I collaborated with one of my favorite artists Brian McCarty on this limited edition Dumpster Fire photo print.
Brian McCarty is an accomplished photographer known for his distinct work with toys, he's shot some of your favorite toys in spectacular situations and even had his work stolen by ISIS. His preferred approach is to integrate toy characters into real-life situations through the use of forced perspective, which I thought would be a perfect fit for the Lil Dumpster. I've known Brian and admired his work for a very long time, and a bucket list dream of mine was to have him photograph one of my toys.
Here's Brian on the making of this amazing image:
Last December I met up with Truck Torrence in LA’s Chinatown to photograph his then-prototype vinyl toy – the adorable and ultra-timely Dumpster Fire. Like many, I fell in love with the character as soon as I saw it, picking up a resin version at San Diego Comic Con for a friend, wishing I had bought an extra one for myself. Even before 2020 and our current, collective flirtation with the end of world as we know it, the Dumpster Fire perfectly encapsulated the time with its fresh horrors and outrage-worthy news delivered daily, as if it were entertainment. It was all too much, even then in the “before times,” yet we couldn’t look away; watching those flames and the smoldering trash was just too hypnotic. When Truck approached me to see if I’d be interested in shooting a production version of the toy, I jumped at the chance and carved out time in-between War Toys trips, thinking that I wouldn’t have another chance with everything planned for the year ahead.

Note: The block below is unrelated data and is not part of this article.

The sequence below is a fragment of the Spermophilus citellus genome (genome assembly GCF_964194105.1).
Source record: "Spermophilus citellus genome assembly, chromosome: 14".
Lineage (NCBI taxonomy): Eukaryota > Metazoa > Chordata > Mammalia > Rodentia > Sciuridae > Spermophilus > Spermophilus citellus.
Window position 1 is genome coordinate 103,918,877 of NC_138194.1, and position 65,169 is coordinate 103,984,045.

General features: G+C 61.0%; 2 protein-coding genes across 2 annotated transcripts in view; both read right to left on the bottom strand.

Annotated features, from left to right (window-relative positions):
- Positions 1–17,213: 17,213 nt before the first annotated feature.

Setting up late at night, underneath strings of paper lanterns and among scurrying cockroaches, Truck and I had settled on a simple shot concept – the Dumpster Fire in its natural setting: dirty yet cute. I asked Truck to expand upon a newspaper design that appeared on his toy packaging, wanting to capture that same tongue-in-cheek message of disbelief that every news headline elicited, “Are you serious right now?”
The prop newspaper was suspended on a rod, as if blowing through the scene. The lighting was a combination of actual fire from a small, die-cast dumpster stand-in (to make the light on the wall and ground appear accurate), ambient sources, and handheld flashlights. A bit of water was used to pick up reflections and add to the textured griminess. The various elements were all brought together and refined in postproduction.
It’s been a treat to collaborate with Truck, both on the shoot as well as the print release. A few months shy of a year old, the photo feels just as timely now as when it was shot, if not more so, thanks to the prophetic perfection of the Dumpster Fire toy. I hope that his little smile and plastic flames warm your heart and give you a little solace in these especially troubled times.
We're offering this image as a limited edition photo print, available Thursday, October 22nd, 2020 12pm.
- Printed by Static Medium on Moab Lasal Exhibition Luster using archival inks.
- Signed and numbered edition of 160.
- Limit 1 per household.